• NAGCAS to consider developing specific website for international students and employers, for all unis. Include referrals to official Dept of Immigration website rather than attempt to interpret
• AAGE and NAGCAS to research data through NAGCAS / GCA / Dept of Immigration re tracking international students, with a view to developing a national strategy to promote international students. Present research findings at the next Forum
• Identify case studies which could be put onto AAGE / Uni / NAGCAS websites (written, podcast or video form), of successful international student stories
• Careers fairs - consider preferential offerings to employers who recruit international students
• Migration expo
• NAGCAS / GCA to develop tracking system identifying who is employing international students
• Develop a sub group, driven / funded by AAGE on a national or state basis, to lobby govt re international students being accepted into govt positions and regarding the timing of being able to apply for PR positions with regard to applications
• Employers programs (Qld P.S.) - buddying / organisational / cultural programs; offer work experience / school based traineeships
• Work experience through internships
• Changing employer perceptions re international students - value observed through work experience
• Buddy programme
• Unis need to work with employers to recognise the advantages end to end: process, what to watch out for, coaching and culture
• Increase employer awareness of visas
• AAGE to advise unis re support provided to employers hiring international students
• Education of visas (eg through AAGE sessions)
• C+P required leading to understanding the culture of the employer
• NAGCAS to develop a specific website for international students and employers, for use by all unis. This to be implemented by June 2009.
• AAGE to facilitate the adoption of a single set of criteria which describe citizenship/residency requirements.Ideally a standard wording would be used across the graduate recruitment industry, to include universities, employers, careers directories etc. This to be in place for the 2009 season.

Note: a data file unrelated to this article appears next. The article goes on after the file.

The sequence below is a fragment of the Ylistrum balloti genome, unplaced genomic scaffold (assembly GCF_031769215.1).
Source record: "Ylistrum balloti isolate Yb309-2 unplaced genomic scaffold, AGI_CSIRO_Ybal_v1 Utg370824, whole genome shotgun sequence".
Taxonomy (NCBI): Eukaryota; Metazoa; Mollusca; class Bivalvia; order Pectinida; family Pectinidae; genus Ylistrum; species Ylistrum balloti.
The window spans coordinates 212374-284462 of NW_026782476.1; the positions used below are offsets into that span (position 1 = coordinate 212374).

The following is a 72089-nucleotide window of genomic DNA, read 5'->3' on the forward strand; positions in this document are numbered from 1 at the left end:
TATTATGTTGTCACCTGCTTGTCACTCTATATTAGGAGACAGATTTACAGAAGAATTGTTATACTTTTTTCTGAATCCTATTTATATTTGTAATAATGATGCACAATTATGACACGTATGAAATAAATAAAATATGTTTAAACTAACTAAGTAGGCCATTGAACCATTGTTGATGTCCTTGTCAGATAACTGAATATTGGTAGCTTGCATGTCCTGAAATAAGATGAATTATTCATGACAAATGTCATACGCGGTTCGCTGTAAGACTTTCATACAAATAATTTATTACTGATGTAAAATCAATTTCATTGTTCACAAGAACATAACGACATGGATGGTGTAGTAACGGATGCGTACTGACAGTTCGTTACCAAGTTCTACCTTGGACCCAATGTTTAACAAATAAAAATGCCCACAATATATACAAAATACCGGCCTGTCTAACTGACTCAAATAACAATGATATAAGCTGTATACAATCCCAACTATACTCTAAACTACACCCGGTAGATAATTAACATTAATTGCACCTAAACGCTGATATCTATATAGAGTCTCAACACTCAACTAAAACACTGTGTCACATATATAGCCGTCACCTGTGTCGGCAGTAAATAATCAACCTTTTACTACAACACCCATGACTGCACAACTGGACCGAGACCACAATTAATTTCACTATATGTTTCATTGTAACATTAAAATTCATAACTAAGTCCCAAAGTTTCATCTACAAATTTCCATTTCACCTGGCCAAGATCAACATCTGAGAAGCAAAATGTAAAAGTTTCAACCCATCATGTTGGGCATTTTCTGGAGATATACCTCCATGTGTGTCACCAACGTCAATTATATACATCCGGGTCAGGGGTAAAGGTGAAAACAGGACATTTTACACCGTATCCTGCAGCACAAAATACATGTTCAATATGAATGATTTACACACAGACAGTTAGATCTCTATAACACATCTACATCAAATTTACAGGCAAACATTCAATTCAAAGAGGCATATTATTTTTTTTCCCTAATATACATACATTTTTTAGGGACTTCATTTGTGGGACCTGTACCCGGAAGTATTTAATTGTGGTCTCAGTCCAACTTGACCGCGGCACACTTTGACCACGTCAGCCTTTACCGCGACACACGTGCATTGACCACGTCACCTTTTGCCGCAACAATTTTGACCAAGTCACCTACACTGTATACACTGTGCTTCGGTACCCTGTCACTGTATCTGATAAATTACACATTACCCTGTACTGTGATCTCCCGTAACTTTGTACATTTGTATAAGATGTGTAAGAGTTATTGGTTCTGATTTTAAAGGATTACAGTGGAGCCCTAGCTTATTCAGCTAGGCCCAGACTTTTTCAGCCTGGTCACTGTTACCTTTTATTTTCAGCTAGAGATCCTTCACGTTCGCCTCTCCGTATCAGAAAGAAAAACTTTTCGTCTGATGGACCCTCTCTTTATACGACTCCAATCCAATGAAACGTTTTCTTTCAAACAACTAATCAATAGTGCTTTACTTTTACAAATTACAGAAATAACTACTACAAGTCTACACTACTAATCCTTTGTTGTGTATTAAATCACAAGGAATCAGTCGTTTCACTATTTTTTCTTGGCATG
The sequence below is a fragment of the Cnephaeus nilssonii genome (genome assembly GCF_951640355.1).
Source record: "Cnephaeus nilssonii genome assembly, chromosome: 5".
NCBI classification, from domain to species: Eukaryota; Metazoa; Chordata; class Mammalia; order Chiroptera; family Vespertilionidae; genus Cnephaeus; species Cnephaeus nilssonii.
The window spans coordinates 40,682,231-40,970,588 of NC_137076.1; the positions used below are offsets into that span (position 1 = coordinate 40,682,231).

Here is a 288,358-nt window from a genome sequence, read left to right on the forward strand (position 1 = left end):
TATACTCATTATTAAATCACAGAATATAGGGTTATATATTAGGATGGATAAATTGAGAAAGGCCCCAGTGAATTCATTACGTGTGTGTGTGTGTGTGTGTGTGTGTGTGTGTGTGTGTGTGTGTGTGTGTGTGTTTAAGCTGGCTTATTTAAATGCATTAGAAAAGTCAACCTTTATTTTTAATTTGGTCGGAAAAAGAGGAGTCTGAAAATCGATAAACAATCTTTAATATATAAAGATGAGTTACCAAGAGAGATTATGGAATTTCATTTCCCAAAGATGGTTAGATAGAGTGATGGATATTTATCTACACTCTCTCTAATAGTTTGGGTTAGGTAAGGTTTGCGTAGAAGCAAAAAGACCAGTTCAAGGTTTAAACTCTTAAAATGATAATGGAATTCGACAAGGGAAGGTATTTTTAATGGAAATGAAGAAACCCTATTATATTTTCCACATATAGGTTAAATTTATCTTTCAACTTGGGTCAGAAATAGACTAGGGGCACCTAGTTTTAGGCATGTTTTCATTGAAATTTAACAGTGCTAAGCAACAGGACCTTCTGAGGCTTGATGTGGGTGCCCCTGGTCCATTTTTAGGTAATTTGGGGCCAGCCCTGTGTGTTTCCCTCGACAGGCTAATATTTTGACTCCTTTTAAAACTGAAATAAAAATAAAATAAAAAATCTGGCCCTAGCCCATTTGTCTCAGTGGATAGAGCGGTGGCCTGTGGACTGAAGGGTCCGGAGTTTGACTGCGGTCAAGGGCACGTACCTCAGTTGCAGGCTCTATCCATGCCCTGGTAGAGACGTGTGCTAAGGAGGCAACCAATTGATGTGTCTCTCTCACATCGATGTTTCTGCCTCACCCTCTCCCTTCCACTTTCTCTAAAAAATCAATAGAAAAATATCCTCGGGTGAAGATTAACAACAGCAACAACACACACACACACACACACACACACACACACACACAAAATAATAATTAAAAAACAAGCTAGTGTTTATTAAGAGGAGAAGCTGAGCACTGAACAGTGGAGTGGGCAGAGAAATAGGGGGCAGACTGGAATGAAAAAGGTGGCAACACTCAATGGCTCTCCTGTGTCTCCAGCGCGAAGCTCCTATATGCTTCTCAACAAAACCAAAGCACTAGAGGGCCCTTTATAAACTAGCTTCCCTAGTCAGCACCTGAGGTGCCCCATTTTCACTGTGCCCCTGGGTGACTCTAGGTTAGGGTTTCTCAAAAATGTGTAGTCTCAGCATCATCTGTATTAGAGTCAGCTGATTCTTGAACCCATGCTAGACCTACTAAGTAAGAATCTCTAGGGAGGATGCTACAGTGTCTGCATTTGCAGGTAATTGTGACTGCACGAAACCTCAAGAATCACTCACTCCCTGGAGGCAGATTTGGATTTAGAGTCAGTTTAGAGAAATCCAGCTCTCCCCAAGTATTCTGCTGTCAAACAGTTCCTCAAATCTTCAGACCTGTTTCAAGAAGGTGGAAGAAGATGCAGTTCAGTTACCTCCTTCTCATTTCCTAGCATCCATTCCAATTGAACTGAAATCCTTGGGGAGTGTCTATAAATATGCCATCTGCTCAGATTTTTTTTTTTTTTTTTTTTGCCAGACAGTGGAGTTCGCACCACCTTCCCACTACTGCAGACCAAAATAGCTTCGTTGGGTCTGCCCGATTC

5) On campus promotions: building opportunities for regional, off campus and part time students
• Employers want to raise their profile, become more connected, with these students, who are often of mature age, more experienced in the workplace, and provide a greater diversity of people.
• 'The regionals' (regional universities) need to market themselves!'
• Some employers unaware of available networking resources (eg. Guide to Campus Recruiting (GCA) and the State NAGCAS groups who can provide assistance).
Barriers to reaching these students
• Less likely to participate in WIL activities, vacation programs, etc., due to FT work, family commitments, location
• Graduate employment 'mindset' is 'underdeveloped' (eg. some will ask employers, 'Am I eligible for a graduate program as I don't study on campus?'). Sometimes, 'mindset' only challenged in the final year of study; can be too late.
• Skill shortages in regional and isolated areas mean many students recruited during first year to fill regional vacancies. They convert to distance education and P/T study and become lost to any broader (outside of regional, or alternative occupation/discipline) career opportunities.
• Need a simple point of contact or contact list for students to access and use when a graduate employer wishes to attend a regional careers fair, but can't due to time / resource constraints
• Can employers offer WIL activities off site so as to include more regional students?
• Careers fairs in regional areas could be promoted to all years rather than final years, focussing on career education/development in addition to graduate recruitment.
How do careers services connect with part-time and off campus students?
• University websites including CareerHub and those similar in function (eg. online employer-to-student databases and tools, newsletters, electronic noticeboards, etc.).
• Real and virtual information sessions offered via university satellite campuses.
• GCA's Virtual Careers Fair (VCF).
• 2nd Life: 3D representation (avatars) of people and events.
• Work integrated learning (WIL).
• Responding to student emails.
• All universities with cohorts of regional, off campus and part-time students provide an inclusive careers practice, i.e., all information provided to a university goes out (in some form) to all student cohorts.
• It's the extent (quality, duration or virtual versus face-to-face presence, etc.) of the employer-student connection which can often differ and can make the difference with regard to 'regional' recruiting.
• Consider an AAGE directory of employer contacts for the universities so that those seeking regional students (etc.) are identified. Something the reverse of / complementary to, the GCA Guide.
• AAGE to act as a conduit regarding recruitment at regional unis. AAGE to consider increasing engagement with small to medium enterprises (SMEs) and professional bodies which are relevant to graduate recruitment among regional students.
• Employers consider contributing to uni career development programs, resulting in access and exposure throughout the students' entire uni experiences.